UP: Clean chit to scribe booked for 'namak-roti' video

UP: Clean chit to scribe booked for 'namak-roti' video

The video was shot by journalist Pawan Jaiswal. (PTI photo)

The Uttar Pradesh police has given a clean chit to a journalist who was booked for allegedly maligning the image of the state government after he shot a video showing just salt and rotis being served to students of a primary school here.

However, a representative of the village head who was also booked under the same charges in connection with the case has not been cleared, police said.

The video, shot by journalist Pawan Jaiswal, of Shiur Primary School under Aharaura police station, had gone viral on August 22, sparking an Opposition backlash against the BJP government in the state.

The state government had suspended two teachers and a case was registered against Jaiswal, a journalist with a Hindi daily, and the representative of Hinauta village head Rajkumar Pal for allegedly maligning the image of state government.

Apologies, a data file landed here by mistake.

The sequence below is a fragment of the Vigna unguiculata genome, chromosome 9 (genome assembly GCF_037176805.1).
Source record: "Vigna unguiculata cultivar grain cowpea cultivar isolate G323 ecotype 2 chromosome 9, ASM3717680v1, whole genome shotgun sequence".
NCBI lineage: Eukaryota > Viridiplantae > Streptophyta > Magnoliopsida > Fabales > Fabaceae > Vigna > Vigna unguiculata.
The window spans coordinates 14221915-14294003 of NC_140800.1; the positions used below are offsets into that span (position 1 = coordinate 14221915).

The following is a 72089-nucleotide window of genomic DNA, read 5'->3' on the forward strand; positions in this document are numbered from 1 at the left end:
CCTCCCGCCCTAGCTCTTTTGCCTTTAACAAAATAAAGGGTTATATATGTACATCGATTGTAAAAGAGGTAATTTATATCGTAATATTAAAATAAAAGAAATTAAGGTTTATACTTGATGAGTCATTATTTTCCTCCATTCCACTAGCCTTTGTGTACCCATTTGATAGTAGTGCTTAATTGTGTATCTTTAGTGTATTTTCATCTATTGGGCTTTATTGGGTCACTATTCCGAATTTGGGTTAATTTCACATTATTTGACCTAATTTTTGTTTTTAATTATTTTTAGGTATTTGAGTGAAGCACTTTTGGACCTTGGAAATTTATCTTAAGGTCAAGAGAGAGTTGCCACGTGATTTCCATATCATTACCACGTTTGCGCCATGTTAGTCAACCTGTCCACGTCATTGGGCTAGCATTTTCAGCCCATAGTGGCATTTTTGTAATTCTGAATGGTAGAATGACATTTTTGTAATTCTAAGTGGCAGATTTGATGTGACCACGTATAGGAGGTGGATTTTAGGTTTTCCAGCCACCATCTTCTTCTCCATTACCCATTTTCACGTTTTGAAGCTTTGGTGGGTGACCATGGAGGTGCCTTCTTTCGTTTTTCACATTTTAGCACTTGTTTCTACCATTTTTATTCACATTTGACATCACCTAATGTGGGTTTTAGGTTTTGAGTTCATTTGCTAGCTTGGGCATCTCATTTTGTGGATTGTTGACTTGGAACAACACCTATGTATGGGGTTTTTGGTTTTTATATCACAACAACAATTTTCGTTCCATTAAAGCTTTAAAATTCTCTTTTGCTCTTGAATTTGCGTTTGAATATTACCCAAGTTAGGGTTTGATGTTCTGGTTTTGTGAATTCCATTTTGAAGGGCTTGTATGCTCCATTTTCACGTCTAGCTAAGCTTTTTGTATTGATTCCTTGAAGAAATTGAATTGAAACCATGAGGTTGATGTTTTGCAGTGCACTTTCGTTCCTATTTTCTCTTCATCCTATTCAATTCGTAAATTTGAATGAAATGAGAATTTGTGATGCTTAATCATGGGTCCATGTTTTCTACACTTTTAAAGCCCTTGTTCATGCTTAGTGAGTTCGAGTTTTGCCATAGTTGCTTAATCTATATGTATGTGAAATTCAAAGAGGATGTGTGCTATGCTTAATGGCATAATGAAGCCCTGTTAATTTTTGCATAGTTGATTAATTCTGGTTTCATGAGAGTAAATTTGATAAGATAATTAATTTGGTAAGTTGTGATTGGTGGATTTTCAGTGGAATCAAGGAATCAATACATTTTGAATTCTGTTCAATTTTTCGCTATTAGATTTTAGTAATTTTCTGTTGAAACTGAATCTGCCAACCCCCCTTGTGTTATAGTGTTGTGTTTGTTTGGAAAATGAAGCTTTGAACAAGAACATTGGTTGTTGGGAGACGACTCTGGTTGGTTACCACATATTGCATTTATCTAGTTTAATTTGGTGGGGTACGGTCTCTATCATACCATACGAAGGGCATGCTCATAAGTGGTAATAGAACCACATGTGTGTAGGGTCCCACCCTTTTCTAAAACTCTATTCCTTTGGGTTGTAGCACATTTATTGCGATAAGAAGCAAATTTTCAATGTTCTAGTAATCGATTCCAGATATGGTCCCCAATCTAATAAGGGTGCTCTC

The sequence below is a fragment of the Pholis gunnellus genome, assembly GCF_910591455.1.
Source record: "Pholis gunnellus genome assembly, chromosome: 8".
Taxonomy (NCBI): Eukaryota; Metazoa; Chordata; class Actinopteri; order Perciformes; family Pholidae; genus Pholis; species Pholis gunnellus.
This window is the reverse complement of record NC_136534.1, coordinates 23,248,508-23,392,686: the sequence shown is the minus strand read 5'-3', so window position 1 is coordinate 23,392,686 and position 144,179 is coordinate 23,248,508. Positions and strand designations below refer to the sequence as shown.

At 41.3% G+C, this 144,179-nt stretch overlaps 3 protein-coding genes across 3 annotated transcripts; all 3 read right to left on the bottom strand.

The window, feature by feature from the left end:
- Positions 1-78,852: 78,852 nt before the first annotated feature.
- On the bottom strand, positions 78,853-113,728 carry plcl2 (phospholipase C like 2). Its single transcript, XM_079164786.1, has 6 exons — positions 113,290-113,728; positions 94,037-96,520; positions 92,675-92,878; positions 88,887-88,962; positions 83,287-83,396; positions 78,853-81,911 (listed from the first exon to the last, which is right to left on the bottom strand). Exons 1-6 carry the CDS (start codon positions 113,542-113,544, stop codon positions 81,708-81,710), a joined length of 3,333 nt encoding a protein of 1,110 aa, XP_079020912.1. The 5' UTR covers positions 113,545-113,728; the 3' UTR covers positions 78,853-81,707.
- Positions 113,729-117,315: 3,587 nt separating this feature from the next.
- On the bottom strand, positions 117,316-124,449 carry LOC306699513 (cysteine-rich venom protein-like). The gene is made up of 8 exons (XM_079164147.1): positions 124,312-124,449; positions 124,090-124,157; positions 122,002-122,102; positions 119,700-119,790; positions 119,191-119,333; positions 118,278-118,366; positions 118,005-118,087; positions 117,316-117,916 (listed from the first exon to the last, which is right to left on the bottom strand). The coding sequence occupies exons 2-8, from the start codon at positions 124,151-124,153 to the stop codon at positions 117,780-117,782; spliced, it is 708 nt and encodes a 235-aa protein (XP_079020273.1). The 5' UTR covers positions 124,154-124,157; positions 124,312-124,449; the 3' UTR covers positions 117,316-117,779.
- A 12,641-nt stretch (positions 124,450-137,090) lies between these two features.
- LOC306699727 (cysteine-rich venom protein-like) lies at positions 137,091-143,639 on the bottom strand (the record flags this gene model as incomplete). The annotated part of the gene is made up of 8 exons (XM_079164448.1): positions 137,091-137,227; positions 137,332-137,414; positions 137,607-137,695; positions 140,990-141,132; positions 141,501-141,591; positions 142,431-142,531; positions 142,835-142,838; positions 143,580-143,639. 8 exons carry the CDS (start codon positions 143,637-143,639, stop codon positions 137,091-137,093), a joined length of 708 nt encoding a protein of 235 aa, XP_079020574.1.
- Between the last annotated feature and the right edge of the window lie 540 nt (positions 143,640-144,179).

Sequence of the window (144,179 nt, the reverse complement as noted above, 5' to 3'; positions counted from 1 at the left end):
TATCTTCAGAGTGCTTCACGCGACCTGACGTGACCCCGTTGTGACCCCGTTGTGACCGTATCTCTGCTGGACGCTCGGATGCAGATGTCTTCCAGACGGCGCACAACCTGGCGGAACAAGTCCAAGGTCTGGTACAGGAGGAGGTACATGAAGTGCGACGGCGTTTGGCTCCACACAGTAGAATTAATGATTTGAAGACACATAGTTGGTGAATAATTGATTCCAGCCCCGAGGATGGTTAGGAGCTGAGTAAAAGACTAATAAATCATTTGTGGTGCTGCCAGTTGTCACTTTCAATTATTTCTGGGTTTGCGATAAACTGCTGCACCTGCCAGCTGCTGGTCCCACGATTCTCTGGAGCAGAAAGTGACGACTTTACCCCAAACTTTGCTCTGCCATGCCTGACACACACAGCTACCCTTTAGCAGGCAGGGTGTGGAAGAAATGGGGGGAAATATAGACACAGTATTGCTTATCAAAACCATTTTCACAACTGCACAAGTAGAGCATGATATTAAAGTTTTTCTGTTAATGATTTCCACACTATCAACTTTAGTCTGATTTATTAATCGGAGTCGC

The case was registered 10 days after the video went viral.

"We have given a clean chit to the journalist as no evidence was found against him during our investigation," Superintendent of Police Dharamvir Singh told PTI on Thursday.

Singh said Jaiswal was called by the gram pradhan's representative to shoot the video in the school.

The police have filed a chargesheet against the representative of the gram pradhan, the district police chief said.

After the video was shared widely on social media, the National Human Rights Commission had also sought a report on the matter from the state.

The video showed a woman distributing rotis and another woman salt to children as the midday meal.

As per norms under the midday meal scheme, pulses, rice, rotis, vegetables with fruits and milk on certain days are to be served to schoolchildren to ensure necessary nutrition to them.

The midday meal scheme is designed to provide a minimum of 450 calories per child per day, which should include at least 12 grams of protein as well. These meals should be served to each child at least 200 days a year. 

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